Inheritance and Polymorphism in Python: Extending Classes


Welcome to the fascinating world of Python programming! In this article, we’ll explore two powerful concepts that form the backbone of object-oriented programming (OOP) in Python: Inheritance and Polymorphism. These concepts are like magic wands for developers, allowing them to create efficient, reusable, and flexible code. So, let’s embark on this journey of discovery.

Understanding Inheritance

What is Inheritance?

Inheritance is like passing down family traits, but in the coding realm. It lets us create a new class, known as the child class, based on an existing one, the parent class. The child class inherits the attributes and behaviors of the parent, making code reuse a breeze.

How to Use Inheritance?

Let’s break it down. You have a parent class:

class ParentClass:
    def say_hello(self):
        print("Hello from the parent!")

Now, create a child class that inherits from it:

class ChildClass(ParentClass):
    def say_hi(self):
        print("Hi from the child!")

The child class can use the say_hello method from the parent:

my_child = ChildClass()
my_child.say_hello()  # Outputs: Hello from the parent!

Benefits of Inheritance

  1. Code Hand-Me-Downs: You get to reuse code without writing it all over again.
  2. Easy Updates: Changes to the parent class automatically apply to all its children.
  3. Super Flexibility: You can extend and customize the inherited code in your child class.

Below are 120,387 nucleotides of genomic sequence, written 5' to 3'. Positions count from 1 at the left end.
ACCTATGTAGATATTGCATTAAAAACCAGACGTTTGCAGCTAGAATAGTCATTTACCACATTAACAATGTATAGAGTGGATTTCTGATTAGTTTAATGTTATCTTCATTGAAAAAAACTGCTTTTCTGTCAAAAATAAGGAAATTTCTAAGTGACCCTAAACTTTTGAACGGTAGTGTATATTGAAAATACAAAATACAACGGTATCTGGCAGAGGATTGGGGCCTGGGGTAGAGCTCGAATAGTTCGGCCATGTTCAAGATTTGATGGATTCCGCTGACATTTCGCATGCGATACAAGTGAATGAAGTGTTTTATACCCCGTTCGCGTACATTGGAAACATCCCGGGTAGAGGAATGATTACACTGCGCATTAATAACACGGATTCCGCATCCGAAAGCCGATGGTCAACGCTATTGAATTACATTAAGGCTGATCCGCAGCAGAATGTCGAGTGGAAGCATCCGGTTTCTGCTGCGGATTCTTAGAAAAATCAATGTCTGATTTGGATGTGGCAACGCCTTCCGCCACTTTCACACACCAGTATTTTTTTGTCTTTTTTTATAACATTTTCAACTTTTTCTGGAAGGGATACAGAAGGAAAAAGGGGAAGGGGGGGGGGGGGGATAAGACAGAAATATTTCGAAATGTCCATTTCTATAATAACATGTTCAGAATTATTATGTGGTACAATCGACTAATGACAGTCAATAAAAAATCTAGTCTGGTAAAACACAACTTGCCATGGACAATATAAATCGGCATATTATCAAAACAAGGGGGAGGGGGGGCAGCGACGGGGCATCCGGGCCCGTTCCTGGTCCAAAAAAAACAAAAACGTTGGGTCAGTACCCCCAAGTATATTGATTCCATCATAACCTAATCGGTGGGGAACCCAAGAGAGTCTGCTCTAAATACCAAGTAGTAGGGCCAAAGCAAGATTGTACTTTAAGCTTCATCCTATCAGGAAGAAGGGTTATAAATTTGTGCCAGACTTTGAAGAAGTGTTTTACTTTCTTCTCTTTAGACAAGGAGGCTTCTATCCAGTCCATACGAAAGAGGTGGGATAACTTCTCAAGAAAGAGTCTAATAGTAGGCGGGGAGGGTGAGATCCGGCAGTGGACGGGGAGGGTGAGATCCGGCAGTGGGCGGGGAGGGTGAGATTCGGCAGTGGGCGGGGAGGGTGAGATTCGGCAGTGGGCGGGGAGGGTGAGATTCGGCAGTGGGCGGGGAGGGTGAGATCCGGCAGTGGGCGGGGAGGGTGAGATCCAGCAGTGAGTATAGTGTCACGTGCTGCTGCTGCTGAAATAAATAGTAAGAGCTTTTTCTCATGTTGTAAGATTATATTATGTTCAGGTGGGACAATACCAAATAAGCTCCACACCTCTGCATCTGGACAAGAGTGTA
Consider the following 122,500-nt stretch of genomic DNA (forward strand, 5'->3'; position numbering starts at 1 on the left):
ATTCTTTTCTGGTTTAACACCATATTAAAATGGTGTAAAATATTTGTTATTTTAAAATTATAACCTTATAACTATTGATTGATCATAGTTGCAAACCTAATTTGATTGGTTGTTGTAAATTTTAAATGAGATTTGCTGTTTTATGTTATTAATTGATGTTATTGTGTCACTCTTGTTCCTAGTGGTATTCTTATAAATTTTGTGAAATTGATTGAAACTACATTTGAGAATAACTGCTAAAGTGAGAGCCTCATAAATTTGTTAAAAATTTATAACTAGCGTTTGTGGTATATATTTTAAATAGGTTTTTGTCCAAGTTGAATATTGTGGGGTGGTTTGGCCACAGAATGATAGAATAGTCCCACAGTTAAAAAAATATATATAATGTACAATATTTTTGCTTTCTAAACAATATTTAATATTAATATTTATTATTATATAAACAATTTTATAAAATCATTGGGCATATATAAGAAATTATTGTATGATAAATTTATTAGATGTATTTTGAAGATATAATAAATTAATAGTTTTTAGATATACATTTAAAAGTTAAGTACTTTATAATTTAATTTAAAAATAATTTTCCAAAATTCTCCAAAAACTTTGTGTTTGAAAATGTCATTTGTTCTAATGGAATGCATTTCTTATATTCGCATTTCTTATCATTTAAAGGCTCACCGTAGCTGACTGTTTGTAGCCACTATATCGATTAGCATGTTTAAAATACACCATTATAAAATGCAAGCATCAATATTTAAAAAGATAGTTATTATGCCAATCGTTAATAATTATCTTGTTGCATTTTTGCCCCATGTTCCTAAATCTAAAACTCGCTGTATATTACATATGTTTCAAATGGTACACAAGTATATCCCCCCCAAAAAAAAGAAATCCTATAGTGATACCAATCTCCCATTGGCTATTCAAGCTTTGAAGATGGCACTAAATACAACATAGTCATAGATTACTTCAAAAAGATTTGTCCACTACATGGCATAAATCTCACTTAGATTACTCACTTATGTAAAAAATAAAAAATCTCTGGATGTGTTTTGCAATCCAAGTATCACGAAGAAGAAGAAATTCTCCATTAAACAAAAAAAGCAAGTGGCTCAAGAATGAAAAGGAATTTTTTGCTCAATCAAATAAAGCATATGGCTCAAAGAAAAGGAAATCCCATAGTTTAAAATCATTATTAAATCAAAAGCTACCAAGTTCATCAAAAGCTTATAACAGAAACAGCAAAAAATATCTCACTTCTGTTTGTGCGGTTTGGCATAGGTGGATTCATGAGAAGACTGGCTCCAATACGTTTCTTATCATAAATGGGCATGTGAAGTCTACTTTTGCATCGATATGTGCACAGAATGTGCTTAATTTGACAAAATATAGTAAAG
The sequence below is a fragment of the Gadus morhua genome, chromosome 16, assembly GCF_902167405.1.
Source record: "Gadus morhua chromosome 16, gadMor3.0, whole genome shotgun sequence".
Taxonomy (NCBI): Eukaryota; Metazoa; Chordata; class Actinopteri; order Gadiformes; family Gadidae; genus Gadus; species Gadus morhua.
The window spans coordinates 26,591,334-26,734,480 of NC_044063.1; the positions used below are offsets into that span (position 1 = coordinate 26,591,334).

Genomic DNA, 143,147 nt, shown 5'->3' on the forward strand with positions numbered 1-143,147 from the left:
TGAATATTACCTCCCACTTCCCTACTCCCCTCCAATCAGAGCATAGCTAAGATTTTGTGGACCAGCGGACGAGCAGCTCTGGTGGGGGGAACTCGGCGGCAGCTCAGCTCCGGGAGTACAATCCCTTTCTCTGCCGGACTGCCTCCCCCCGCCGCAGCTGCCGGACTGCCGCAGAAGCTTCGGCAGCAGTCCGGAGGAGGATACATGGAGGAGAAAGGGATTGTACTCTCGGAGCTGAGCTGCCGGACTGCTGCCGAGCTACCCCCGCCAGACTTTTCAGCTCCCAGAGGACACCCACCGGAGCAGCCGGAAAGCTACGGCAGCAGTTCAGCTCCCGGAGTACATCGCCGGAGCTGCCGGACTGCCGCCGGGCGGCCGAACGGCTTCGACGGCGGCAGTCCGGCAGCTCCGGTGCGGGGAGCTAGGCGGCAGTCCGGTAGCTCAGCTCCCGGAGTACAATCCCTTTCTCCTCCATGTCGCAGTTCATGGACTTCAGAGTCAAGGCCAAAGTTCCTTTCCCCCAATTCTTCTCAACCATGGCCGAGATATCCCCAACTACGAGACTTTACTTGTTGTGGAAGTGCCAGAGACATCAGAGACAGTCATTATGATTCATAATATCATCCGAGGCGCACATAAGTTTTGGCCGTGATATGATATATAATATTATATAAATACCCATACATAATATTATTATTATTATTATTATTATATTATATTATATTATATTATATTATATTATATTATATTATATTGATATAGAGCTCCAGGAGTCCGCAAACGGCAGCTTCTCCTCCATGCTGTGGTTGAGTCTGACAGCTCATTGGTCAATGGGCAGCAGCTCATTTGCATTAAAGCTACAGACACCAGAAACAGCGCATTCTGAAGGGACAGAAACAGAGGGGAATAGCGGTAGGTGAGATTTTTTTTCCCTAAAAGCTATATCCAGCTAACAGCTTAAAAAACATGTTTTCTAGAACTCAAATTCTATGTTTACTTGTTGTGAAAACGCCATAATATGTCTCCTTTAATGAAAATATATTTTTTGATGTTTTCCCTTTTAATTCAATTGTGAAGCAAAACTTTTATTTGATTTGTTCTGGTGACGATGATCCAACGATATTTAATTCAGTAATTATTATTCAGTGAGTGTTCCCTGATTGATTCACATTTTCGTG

For more on Inheritance, check out Python Documentation.

Understanding Polymorphism

What is Polymorphism?

Polymorphism is like having a universal remote for different TVs. It allows objects of different types to be treated as objects of a common type. In Python, this can be achieved through method overloading and overriding.

Method Overloading in Simple Terms

Imagine you have a calculator:

class Calculator:
    def add(self, a, b):
        return a + b

    def add_three(self, a, b, c):
        return a + b + c

You can add two or three numbers:

my_calculator = Calculator()
result1 = my_calculator.add(1, 2)          # Adds two numbers
result2 = my_calculator.add_three(1, 2, 3)  # Adds three numbers

Method Overriding in Plain English

Consider a shape class:

class Shape:
    def area(self):
        pass  # Just a placeholder

Now, create a circle class that overrides the area method:

class Circle(Shape):
    def __init__(self, radius):
        self.radius = radius

    def area(self):
        return 3.14 * self.radius * self.radius

Benefits of Polymorphism

  1. One Size Fits All: You can treat different objects as if they’re the same type.
  2. Readability Boost: Code becomes more straightforward and easier to understand.
  3. Update Harmony: Changes to a method in the parent class reflect in all its children.

For more on Polymorphism, visit GeeksforGeeks.

Combining Inheritance and Polymorphism

The real magic happens when we bring these two concepts together. Let’s create an example with an animal hierarchy:

class Animal:
    def speak(self):
        pass  # Placeholder method

class Dog(Animal):
    def speak(self):
        return "Woof!"

class Cat(Animal):
    def speak(self):
        return "Meow!"